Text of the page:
Regulations and guardrails are essential for the use of AI, particularly as tools evolve, and so are data sets, according to Indian tech company Micro land’s Karthikeyan Krishnan There aren’t many tech companies that have seen, or can chart the evolution of technology, as well as Indian digital infrastructure company Microband can. Headquartered in Bengaluru and with a now 34-year-old legacy with extensive investments in many countries including the UK, Microband made a pivot in the services and solutions that they provide for enterprises and businesses post-Covid-19. AI has simply accelerated in what is likely just the latest chapter in a journey of consistent transformation. “We started by focusing on networking. If I must use that parlance, we started with coaxial cables, which are used for the cable TV connections even now. It’s fascinating,” Karthikeyan Krishnan, who is the senior vice president and Geo Leader – Europe, Middle East and Africa, told HT. Along the way were UTP cables, or unshielded twisted pair cables, used in telephone wiring and local area networks (LANs). “The next big shift happened when Internet Explorer and Netscape came. We were a Platinum Partner for Netscape at the time, and then became a Microsoft partner. In fact, we hosted Bill Gates’ first visit in India,” he said, talking about an extraordinary journey. Bill Gates’ first visit to India was back in 1997. In 2010, which is when the big cloud boom happened, Microband continued to evolve, with focus on specifically enabling digital platforms for their enterprise customers. Edited excerpts: IN the last couple of years, what is happening is incredible. It is not even like the internet and mobile. It’s much beyond that. What has made that change is generative AI. Mind you, AI has been around for many years. In fact, some of our platforms that we use to manage our customers’ digital platform are smart cloud operations. They all run on AI and machine learning, which is especially useful for predictive analytics. But generative AI is taking it to the next level, and we are making significant investments on that. Customers are also asking what more they can do leveraging this in our business. But that is one aspect. The second parallel aspect is what they can do to improve operational efficiency and productivity using those platforms with our tools.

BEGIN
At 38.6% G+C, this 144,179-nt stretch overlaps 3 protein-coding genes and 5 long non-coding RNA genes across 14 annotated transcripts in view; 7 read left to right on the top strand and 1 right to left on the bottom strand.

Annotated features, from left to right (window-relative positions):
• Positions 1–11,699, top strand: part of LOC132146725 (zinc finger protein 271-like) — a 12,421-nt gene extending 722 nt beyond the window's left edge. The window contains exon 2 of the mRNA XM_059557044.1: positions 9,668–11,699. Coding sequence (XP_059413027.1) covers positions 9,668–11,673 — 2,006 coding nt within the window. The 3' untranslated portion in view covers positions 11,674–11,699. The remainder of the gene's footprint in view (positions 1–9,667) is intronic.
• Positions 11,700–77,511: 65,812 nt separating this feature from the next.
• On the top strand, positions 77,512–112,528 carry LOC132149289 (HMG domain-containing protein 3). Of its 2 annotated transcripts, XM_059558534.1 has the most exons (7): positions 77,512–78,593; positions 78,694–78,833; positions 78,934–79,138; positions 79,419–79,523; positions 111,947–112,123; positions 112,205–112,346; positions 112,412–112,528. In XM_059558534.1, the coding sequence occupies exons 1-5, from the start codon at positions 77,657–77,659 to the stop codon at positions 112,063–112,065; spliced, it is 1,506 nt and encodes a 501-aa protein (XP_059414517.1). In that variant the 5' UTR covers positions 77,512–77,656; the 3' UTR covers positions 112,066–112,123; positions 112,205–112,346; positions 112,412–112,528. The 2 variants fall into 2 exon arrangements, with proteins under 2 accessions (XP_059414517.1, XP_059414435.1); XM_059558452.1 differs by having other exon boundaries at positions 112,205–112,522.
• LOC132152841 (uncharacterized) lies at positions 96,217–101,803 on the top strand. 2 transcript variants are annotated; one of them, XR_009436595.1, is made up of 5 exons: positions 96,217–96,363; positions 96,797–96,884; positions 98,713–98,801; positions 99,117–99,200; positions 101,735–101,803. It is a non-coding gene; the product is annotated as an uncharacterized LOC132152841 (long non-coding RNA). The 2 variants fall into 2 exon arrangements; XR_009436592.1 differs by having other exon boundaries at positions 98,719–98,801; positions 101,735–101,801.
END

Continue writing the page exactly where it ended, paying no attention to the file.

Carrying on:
Q. Is AI Mature Enough To Handle complex Processes Right.

now in workplaces? Or, would wait-and-watch be the best policy before eventual deployment? There are two parts to this. The first is in terms of why context setting is required. If you look at Chat GPT or any other chatbot, it is a foundational model, which means it starts with a blank sheet of paper. You can draw whatever you want. So, it doesn’t tell you what you want it to. Since it is a very broad spectrum, if you ask anything, it’ll be generic. It is not going to give you an answer as a journalist, an IT specialist, or as a doctor, because each of them could answer the same question in a different way. So you need to contextualise this. The last quantum data gets narrowed down to the next level. Then it narrows down further to look like objective knowledge base, and then tries to respond. So that’s broadly when you do a very broad question. That’s when hallucination happens. It doesn’t know where to get data and then tries to answer because it doesn’t say no. It doesn’t give you a ‘no’ for an answer, right? That’s the beauty of it and it is up to us on how much and what we need to do. So, context-setting is very important, and it need not be complex. There is a third component. For example, Chat GPTs are the public data sets. It’s not necessary that we need to use public data sets all the time. What happens if I wanted to use my private data sets and train the bot accordingly? Take the example of any specific company. So much knowledge that they may have been built over a period of time, which is not available probably on the internet, and they wanted to use that to train bots and generate out of that. They can use an LLM (Large Language Model) and connect it to their website. So, it is trained to now look at only my data. It has no public references. It gives the perspective as a consolidated perspective. Q. EU set the tone a few years ago with regulation, specifically the GDPR, which many other countries then followed through with over the next few years. Do you believe the UK is setting the tone for AI regulation, something more countries would now follow? It is very important to have the guardrails because the use cases are so diverse now. If you wanted to use Open AI’s chatbot and AI services through Microsoft Azure, they don’t give you access to it straight away. They will ask you for a use case. Europe has come out with early drafts. The next level, beyond generative AI, is auto-generating AI. You can feed in one input and define the output. It takes care of every step in between. I think Europe will come with the first one, followed by the US, and then there will be versions with India and other parts of the world soon.